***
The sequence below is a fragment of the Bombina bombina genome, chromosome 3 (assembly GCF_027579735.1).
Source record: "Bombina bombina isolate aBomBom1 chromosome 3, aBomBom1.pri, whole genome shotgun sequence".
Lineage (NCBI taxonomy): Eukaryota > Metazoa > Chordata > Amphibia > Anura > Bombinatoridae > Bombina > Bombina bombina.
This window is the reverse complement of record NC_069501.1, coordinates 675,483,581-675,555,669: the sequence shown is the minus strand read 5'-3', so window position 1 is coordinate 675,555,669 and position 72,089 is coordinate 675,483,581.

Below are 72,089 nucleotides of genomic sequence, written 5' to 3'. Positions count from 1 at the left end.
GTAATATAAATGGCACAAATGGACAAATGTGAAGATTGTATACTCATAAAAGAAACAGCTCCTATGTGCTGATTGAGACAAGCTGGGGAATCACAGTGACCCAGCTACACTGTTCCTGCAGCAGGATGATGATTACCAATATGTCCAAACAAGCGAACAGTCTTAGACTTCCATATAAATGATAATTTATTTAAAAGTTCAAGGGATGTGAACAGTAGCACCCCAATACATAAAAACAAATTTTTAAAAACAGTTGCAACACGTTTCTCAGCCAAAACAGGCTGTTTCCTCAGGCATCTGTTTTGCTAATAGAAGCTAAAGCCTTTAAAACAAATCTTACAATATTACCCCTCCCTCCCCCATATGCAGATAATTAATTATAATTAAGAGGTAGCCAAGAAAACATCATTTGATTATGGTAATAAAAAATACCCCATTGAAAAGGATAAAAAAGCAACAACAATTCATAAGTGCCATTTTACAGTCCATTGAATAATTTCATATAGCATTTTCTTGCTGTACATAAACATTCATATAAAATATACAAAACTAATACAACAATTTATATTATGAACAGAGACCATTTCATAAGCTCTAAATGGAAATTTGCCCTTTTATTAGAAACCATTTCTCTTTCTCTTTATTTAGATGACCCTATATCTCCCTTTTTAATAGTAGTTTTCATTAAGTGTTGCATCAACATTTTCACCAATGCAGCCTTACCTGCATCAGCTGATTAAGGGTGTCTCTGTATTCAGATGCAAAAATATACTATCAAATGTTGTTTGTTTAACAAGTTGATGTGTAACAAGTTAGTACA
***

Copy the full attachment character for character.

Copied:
The sequence below is a fragment of the Bombina bombina genome, chromosome 3 (assembly GCF_027579735.1).
Source record: "Bombina bombina isolate aBomBom1 chromosome 3, aBomBom1.pri, whole genome shotgun sequence".
Lineage (NCBI taxonomy): Eukaryota > Metazoa > Chordata > Amphibia > Anura > Bombinatoridae > Bombina > Bombina bombina.
This window is the reverse complement of record NC_069501.1, coordinates 675,483,581-675,555,669: the sequence shown is the minus strand read 5'-3', so window position 1 is coordinate 675,555,669 and position 72,089 is coordinate 675,483,581.

Below are 72,089 nucleotides of genomic sequence, written 5' to 3'. Positions count from 1 at the left end.
GTAATATAAATGGCACAAATGGACAAATGTGAAGATTGTATACTCATAAAAGAAACAGCTCCTATGTGCTGATTGAGACAAGCTGGGGAATCACAGTGACCCAGCTACACTGTTCCTGCAGCAGGATGATGATTACCAATATGTCCAAACAAGCGAACAGTCTTAGACTTCCATATAAATGATAATTTATTTAAAAGTTCAAGGGATGTGAACAGTAGCACCCCAATACATAAAAACAAATTTTTAAAAACAGTTGCAACACGTTTCTCAGCCAAAACAGGCTGTTTCCTCAGGCATCTGTTTTGCTAATAGAAGCTAAAGCCTTTAAAACAAATCTTACAATATTACCCCTCCCTCCCCCATATGCAGATAATTAATTATAATTAAGAGGTAGCCAAGAAAACATCATTTGATTATGGTAATAAAAAATACCCCATTGAAAAGGATAAAAAAGCAACAACAATTCATAAGTGCCATTTTACAGTCCATTGAATAATTTCATATAGCATTTTCTTGCTGTACATAAACATTCATATAAAATATACAAAACTAATACAACAATTTATATTATGAACAGAGACCATTTCATAAGCTCTAAATGGAAATTTGCCCTTTTATTAGAAACCATTTCTCTTTCTCTTTATTTAGATGACCCTATATCTCCCTTTTTAATAGTAGTTTTCATTAAGTGTTGCATCAACATTTTCACCAATGCAGCCTTACCTGCATCAGCTGATTAAGGGTGTCTCTGTATTCAGATGCAAAAATATACTATCAAATGTTGTTTGTTTAACAAGTTGATGTGTAACAAGTTAGTACA